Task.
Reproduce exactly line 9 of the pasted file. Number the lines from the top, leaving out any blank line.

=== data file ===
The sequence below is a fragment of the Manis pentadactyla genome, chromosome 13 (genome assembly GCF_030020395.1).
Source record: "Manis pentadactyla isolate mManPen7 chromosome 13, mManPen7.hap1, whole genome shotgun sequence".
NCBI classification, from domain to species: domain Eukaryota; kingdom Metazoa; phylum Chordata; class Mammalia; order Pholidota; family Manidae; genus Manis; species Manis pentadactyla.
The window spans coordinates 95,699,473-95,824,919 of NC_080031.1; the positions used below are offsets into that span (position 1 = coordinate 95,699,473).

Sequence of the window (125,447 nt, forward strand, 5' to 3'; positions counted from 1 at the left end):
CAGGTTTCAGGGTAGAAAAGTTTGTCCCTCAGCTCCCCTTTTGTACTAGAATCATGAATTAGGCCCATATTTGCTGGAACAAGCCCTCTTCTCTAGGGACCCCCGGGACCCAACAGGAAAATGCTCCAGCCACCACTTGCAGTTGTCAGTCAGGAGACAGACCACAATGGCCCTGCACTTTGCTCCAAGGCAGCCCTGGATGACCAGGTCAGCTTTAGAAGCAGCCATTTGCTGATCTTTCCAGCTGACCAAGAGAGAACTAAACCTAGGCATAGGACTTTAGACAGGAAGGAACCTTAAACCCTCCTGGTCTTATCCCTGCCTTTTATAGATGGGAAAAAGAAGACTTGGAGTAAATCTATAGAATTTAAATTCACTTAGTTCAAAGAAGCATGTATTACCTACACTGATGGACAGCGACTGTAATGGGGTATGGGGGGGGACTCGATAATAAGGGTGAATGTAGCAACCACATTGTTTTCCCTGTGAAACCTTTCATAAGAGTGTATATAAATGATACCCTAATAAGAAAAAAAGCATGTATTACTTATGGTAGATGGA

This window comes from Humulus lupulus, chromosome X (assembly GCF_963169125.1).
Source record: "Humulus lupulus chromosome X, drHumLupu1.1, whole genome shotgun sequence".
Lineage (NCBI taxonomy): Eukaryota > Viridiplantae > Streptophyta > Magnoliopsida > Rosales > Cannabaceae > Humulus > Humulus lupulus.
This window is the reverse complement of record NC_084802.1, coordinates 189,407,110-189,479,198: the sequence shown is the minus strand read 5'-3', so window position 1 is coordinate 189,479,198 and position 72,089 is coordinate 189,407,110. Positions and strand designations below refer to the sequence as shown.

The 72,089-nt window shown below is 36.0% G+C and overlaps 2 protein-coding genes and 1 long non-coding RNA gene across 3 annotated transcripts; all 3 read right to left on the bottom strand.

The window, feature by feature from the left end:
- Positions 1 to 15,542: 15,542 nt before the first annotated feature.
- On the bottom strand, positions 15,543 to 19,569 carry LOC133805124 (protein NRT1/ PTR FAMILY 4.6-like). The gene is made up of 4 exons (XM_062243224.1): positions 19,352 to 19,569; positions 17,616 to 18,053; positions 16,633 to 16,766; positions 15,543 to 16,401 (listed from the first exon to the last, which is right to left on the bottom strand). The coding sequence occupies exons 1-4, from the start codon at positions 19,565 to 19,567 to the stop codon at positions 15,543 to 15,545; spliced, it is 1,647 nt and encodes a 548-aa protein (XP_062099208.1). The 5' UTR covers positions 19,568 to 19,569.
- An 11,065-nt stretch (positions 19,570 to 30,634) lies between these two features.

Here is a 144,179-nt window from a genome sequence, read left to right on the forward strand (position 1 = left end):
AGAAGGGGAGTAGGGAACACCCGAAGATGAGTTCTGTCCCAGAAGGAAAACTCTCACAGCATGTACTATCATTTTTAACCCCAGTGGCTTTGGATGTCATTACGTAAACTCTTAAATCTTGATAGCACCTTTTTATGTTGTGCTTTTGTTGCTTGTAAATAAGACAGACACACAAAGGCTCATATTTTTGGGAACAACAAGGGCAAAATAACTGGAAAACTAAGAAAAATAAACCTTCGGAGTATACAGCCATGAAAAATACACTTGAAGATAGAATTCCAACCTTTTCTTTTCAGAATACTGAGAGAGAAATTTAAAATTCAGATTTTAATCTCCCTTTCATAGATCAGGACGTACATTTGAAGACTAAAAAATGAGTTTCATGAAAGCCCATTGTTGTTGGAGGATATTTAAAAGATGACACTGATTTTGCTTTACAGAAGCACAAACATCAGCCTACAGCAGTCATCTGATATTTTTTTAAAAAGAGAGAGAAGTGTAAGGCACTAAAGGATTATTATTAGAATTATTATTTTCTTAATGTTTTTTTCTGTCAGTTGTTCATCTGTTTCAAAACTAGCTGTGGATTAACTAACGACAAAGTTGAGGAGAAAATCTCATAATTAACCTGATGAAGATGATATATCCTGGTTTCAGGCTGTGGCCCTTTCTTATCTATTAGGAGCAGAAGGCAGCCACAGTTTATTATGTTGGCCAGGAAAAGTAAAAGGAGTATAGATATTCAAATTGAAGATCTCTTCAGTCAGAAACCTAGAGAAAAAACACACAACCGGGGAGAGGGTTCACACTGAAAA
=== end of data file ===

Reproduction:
Lineage (NCBI taxonomy): Eukaryota > Viridiplantae > Streptophyta > Magnoliopsida > Rosales > Cannabaceae > Humulus > Humulus lupulus.